Why Perfectionism Causes Unhappiness
Have you ever been around a perfectionist? Probably, yes. Their behavior is quite interesting, and sometimes entertaining. Perfectionists have a need to achieve perfection in everything that they do. From their work to the organization of their things, everything has to be in the right place.
They don’t want their coffee mug to be slightly turned to the right. They need it to be in the middle, perfectly aligned. A perfectionist mind will go to these extremes.
“Often, perfectionists forget the importance of efficiency.”
-Ismael Díaz Lázaro-
Why am I a perfectionist?
There are many reasons why people develop perfectionist personalities. In fact, it’s often considered a syndrome: “Perfectionist Syndrome” or “Anankastic Personality Disorder.”
Some experts believe that the cause of being a perfectionist could be genetic predisposition. Other experts think that it’s more likely due to environmental factors such as:
- Their self-esteem depends on constant praise.
- They’ve been humiliated during their childhood and they want to be socially accepted.
- Their parents are very authoritarian.
- They grew up surrounded by successful people and haven’t been successful themselves.
- They have a very low tolerance for failure.
- They’re aware that society is highly competitive.
From birth, we are exposed to constant stimuli that marks us for the rest of our lives. Even though we don’t think about it, we are very easily influenced, and having lived through one of the previous situations has its consequences.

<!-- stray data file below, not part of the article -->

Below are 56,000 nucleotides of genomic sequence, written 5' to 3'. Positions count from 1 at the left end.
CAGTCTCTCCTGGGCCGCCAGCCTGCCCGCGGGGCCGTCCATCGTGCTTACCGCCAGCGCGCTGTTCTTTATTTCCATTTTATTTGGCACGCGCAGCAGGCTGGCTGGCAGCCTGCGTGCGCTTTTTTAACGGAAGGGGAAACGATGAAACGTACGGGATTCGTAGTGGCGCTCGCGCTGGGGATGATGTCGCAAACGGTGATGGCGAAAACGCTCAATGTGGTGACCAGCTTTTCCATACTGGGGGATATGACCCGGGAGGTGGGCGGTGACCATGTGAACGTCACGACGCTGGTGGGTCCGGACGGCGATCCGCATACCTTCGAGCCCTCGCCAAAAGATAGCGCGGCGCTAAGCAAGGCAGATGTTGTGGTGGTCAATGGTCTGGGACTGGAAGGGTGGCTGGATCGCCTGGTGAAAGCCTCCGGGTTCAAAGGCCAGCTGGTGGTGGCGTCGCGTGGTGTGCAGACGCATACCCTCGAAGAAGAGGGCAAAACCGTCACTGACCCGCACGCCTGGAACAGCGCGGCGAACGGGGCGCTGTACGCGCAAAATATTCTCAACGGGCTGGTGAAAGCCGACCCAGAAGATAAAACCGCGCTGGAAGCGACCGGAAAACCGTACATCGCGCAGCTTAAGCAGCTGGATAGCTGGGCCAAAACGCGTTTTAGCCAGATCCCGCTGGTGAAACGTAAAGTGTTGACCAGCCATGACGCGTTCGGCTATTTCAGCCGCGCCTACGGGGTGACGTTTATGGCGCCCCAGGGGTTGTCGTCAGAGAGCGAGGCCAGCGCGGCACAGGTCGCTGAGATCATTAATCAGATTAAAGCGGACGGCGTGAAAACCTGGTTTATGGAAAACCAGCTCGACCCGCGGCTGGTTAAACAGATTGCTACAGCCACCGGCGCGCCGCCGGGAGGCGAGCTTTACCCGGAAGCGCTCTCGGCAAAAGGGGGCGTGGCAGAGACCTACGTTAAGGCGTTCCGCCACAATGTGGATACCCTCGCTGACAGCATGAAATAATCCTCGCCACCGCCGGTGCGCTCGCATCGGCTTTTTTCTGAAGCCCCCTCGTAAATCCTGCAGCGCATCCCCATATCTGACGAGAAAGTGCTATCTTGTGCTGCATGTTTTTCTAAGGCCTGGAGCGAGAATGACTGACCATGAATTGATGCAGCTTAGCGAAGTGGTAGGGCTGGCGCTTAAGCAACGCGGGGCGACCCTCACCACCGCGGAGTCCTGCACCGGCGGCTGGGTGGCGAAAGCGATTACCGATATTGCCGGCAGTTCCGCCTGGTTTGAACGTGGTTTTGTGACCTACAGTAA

The society in which we live – with all its norms, laws, trends, ways of seeing the world – makes us want to be better than others. Being a failure is not seen well. Society believes that success is true happiness. But can we really live with this pressure? This is where being a perfectionist starts to be a problem.
“Success is the ability to move from one failure to another without loss of enthusiasm.”
Perfection does not make me better
Always being correct, doing things well, not straying from the path – none of this will make you better. Understand that the more you try to be a perfect person, the less you are.
People aren’t perfect and we should embrace our imperfections as a part of us. They make us who we are. Only when we embrace our imperfections will we find perfect happiness. Because forcing ourselves to be something we’re not will not make us happy. All it will do is frustrate us and stress us out.
But what is day-to-day life like for a perfectionist? To start, we’ll tell you that they live with constant low self-esteem. So much so that not even praise from other people will make them feel better.
Guilt, pessimism, and obsession are three words that define them perfectly. Because they’ll never achieve what they want, because absolute perfection is impossible to achieve.
This will often cause them to fall into a depression, because disappointments and frustrations come one after another.
They become very inflexible and can not be spontaneous. Nothing about them is natural anymore; they become rigid, without any grace.
Like many other syndromes, perfectionism can also be overcome. As long as the person is aware that this attitude is not bringing them happiness.
When they’re aware that they have a problem, that their obsession with perfection is the result of pressure that they’ve been put under, they’ll be ready to take the first step towards acceptance.
It’s true that seeking to improve ourselves is very positive. We should all learn to be better, but never fall victim to perfectionism.
We should embrace imperfection, giving all we have to everything we can, but without obsessing over achieving something that we’ll never be able to achieve.